GM's CEO Mary Barra has announced the company will launch a new semi-autonomous feature called "Super Cruise" in a Cadillac model next year. As the name implies, Super Cruise will be a souped-up version of cruise control by allowing drivers to turn over control of a car while driving on the freeway -- similar to the features currently offered by Tesla's Autopilot.
Audi has announced it will launch its semi-autonomous driving feature called "Piloted Driving" in 2018 with the Audi A8. However, unlike Tesla, the A8 won't be designed for higher speeds -- it will have a maximum speed of only 40 mph, beyond which the driver will have to assume control. Audi has stated that its focus with self-driving technology is to solve common annoyances for drivers, such as heavy traffic and parking, so the reduced speed makes sense. From Audi's description, it appears that Pilot Driving will primarily help drivers deal with busy traffic on the freeways, as well as parking. It will not be helpful for consumers who want to turn over driving responsibilities when traveling at normal speeds on the highway. Audi models that can self-drive at 70 mph or higher won't be available until 2020.
Google is also expected to be one of the biggest innovators in this space (it's been developing this technology for several years), with its goal of creating a completely self-driving car -- not just one with semi-autonomous features. However, the timeline for launching this type of vehicle to the public is unclear. A report earlier this year quoted a Google executive who named 2020 as the expected launch year, but that's not certain.
Mercedes-Benz has the most exciting vision of the future. With its F015 fully autonomous high-end concept car, where the interior of the vehicle is more like a lounge than a car, it has set an impressive standard for future vehicles. Unfortunately, it won't be ready to launch that future until 2030. However, the company is planning to roll-out self-driving features in the S-Class by 2020 (such as the S500 Intelligent Drive). It also provides some semi-autonomous features like "Stop & Go Autopilot" in the S-Class -- but only in the European market.
Toyota has also announced 2020 as the deadline for its self-driving cars, although how autonomous these vehicles will actually be is unclear. BMW is developing several semi-autonomous driving features, such as "Remote Valet Parking Assistant" and collision avoidance, which could be on the market in about five to eight years. It's also reportedly working with Baidu to release a self-driving prototype in China possibly as soon as the end of this year. No accurate estimates exist for Apple or Uber.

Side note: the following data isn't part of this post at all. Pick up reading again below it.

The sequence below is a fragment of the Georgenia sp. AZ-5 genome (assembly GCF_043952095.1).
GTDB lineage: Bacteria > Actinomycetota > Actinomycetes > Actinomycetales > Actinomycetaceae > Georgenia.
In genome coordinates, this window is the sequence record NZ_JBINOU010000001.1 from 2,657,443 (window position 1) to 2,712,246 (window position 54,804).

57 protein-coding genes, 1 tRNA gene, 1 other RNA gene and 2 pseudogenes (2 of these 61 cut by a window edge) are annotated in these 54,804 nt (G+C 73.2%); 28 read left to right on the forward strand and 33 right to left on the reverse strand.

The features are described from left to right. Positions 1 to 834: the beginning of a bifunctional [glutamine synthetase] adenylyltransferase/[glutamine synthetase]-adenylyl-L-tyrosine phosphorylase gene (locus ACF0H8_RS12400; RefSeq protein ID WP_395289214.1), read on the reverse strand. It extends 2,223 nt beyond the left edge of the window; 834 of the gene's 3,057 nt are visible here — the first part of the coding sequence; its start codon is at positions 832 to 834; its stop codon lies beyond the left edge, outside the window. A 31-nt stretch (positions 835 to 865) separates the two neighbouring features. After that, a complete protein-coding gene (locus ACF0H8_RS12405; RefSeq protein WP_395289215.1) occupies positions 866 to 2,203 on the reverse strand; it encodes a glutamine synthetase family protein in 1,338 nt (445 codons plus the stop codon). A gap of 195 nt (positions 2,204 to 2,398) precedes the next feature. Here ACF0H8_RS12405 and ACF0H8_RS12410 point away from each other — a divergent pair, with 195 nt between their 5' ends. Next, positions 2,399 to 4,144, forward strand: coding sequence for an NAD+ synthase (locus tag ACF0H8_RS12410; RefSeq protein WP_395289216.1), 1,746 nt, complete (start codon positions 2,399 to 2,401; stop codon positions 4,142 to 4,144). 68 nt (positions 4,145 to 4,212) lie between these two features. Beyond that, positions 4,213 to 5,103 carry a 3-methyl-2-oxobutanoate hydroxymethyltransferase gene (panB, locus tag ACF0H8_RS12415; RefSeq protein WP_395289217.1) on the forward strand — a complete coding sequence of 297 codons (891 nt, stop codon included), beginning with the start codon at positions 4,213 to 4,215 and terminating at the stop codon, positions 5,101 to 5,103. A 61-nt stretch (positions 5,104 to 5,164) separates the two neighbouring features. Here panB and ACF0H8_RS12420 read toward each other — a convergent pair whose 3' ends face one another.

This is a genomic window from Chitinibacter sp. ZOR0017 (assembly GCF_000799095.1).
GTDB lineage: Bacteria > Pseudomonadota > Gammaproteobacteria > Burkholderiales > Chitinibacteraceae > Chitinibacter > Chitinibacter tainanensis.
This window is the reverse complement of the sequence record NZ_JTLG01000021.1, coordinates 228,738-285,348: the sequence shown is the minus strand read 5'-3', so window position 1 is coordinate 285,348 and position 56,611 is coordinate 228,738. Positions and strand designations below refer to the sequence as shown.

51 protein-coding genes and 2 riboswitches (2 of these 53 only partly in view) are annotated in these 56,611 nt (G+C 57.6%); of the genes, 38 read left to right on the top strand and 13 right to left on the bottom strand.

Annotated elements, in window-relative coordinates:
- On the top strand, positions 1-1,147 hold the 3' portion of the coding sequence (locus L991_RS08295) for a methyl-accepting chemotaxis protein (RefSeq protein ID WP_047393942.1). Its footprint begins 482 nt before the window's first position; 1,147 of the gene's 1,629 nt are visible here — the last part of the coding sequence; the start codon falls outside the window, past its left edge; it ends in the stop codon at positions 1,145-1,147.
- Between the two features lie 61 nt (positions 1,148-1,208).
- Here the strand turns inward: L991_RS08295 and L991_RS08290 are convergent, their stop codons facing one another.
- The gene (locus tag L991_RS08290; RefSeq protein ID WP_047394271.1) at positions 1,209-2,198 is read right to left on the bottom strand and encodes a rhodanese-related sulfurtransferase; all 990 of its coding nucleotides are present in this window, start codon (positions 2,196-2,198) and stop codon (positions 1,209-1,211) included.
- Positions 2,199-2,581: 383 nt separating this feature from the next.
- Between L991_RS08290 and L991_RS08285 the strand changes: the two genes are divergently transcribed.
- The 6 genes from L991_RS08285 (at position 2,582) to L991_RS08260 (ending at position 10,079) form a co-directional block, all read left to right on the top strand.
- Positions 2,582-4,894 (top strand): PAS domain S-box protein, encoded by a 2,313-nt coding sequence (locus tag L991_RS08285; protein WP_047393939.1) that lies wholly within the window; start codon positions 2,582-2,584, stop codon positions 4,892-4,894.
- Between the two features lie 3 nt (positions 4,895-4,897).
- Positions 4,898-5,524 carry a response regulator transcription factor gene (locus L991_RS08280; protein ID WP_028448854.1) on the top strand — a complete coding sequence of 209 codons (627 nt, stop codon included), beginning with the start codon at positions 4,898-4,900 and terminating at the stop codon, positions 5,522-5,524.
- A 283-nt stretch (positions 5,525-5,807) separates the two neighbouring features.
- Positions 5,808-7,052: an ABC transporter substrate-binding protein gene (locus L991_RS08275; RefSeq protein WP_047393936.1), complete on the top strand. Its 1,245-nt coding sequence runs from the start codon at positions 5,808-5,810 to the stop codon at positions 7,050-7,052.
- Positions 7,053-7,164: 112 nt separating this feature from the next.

So how long will it be before consumers can buy a fully -- or mostly -- autonomous car? The key variable here is the government. Until a nationwide regulatory framework is passed that lets car makers know what standards they have to meet in their designs, what their liability is and approves these vehicles for regular use on the road by consumers (i.e., not limited to just testing or research), the autonomous technology will be ready to go, but embargoed by red tape. However, if the government acts quickly, consumers could be able to buy their first all or mostly autonomous car by as early as 2017 or 2018 -- although right now, only Tesla and Volvo brands are likely to make that deadline. For a wider range of autonomous vehicle brands and choices, consumers will have to wait until at least 2020. However, not everyone is so optimistic -- industry analysts like Ernst & Young, Boston Consulting Group and Continental AG have estimated that fully autonomous cars won't be on the roads until 2030.